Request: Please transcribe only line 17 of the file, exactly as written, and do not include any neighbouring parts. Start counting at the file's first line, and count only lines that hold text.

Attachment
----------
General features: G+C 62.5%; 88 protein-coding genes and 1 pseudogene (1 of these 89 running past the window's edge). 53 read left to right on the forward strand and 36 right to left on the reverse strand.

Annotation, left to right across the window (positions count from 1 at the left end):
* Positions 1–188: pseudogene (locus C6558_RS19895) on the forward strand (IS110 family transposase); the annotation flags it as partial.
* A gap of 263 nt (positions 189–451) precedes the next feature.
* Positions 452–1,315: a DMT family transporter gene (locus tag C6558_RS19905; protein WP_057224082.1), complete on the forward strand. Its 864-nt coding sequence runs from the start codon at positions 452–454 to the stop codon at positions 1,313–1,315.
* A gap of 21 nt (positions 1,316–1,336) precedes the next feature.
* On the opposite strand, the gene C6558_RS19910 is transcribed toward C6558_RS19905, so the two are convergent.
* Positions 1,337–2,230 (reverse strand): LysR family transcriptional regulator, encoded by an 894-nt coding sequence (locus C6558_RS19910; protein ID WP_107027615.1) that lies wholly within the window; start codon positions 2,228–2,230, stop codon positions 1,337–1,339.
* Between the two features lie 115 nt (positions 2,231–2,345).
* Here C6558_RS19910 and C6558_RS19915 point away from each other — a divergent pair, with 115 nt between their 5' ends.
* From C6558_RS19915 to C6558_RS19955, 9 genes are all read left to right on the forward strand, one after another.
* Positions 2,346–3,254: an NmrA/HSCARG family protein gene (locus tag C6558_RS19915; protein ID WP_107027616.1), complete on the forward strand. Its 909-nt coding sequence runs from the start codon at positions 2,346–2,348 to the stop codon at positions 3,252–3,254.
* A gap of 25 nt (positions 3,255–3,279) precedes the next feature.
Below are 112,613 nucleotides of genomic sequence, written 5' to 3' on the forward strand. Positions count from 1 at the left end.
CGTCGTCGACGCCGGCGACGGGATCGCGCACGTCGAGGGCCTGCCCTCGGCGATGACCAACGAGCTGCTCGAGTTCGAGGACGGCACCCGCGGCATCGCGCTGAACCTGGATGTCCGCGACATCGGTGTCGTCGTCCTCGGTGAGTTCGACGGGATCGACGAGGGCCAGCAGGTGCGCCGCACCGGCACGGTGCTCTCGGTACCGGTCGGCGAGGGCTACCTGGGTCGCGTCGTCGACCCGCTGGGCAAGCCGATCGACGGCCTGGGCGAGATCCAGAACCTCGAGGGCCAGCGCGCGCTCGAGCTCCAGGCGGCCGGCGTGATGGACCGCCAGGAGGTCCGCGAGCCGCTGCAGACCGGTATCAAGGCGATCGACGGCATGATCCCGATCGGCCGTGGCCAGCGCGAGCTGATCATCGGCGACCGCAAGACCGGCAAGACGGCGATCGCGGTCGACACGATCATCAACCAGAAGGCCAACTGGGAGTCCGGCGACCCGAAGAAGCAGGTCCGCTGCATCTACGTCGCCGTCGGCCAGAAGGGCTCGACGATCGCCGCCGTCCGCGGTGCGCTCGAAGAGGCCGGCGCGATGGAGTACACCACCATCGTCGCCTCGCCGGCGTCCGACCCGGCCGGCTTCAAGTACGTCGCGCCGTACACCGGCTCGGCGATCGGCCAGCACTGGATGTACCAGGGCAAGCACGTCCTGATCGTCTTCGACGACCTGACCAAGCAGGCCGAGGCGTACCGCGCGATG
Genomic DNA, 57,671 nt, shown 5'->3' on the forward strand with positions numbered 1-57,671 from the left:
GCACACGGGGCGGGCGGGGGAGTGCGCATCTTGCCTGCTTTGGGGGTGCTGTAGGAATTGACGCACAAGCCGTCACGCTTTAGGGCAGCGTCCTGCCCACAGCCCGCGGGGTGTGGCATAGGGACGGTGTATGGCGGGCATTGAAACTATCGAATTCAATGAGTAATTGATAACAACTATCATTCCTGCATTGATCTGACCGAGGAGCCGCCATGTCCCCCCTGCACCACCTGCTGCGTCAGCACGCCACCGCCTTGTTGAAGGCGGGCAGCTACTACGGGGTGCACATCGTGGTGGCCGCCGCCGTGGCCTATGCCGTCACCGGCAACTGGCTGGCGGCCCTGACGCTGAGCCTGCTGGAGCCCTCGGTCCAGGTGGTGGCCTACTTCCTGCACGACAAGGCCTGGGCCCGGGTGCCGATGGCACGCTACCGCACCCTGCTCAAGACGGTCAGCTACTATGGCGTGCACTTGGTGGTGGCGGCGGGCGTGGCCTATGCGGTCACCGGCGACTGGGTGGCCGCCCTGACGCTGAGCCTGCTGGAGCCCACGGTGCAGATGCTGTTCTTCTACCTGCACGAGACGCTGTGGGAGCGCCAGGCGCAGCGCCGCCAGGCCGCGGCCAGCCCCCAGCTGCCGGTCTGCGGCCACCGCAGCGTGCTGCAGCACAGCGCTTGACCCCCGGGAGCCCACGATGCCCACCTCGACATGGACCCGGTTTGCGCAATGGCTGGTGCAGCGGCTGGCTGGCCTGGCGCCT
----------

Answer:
GCACACGGGGCGGGCGGGGGAGTGCGCATCTTGCCTGCTTTGGGGGTGCTGTAGGAATTGACGCACAAGCCGTCACGCTTTAGGGCAGCGTCCTGCCCACAGCCCGCGGGGTGTGGCATAGGGACGGTGTATGGCGGGCATTGAAACTATCGAATTCAATGAGTAATTGATAACAACTATCATTCCTGCATTGATCTGACCGAGGAGCCGCCATGTCCCCCCTGCACCACCTGCTGCGTCAGCACGCCACCGCCTTGTTGAAGGCGGGCAGCTACTACGGGGTGCACATCGTGGTGGCCGCCGCCGTGGCCTATGCCGTCACCGGCAACTGGCTGGCGGCCCTGACGCTGAGCCTGCTGGAGCCCTCGGTCCAGGTGGTGGCCTACTTCCTGCACGACAAGGCCTGGGCCCGGGTGCCGATGGCACGCTACCGCACCCTGCTCAAGACGGTCAGCTACTATGGCGTGCACTTGGTGGTGGCGGCGGGCGTGGCCTATGCGGTCACCGGCGACTGGGTGGCCGCCCTGACGCTGAGCCTGCTGGAGCCCACGGTGCAGATGCTGTTCTTCTACCTGCACGAGACGCTGTGGGAGCGCCAGGCGCAGCGCCGCCAGGCCGCGGCCAGCCCCCAGCTGCCGGTCTGCGGCCACCGCAGCGTGCTGCAGCACAGCGCTTGACCCCCGGGAGCCCACGATGCCCACCTCGACATGGACCCGGTTTGCGCAATGGCTGGTGCAGCGGCTGGCTGGCCTGGCGCCT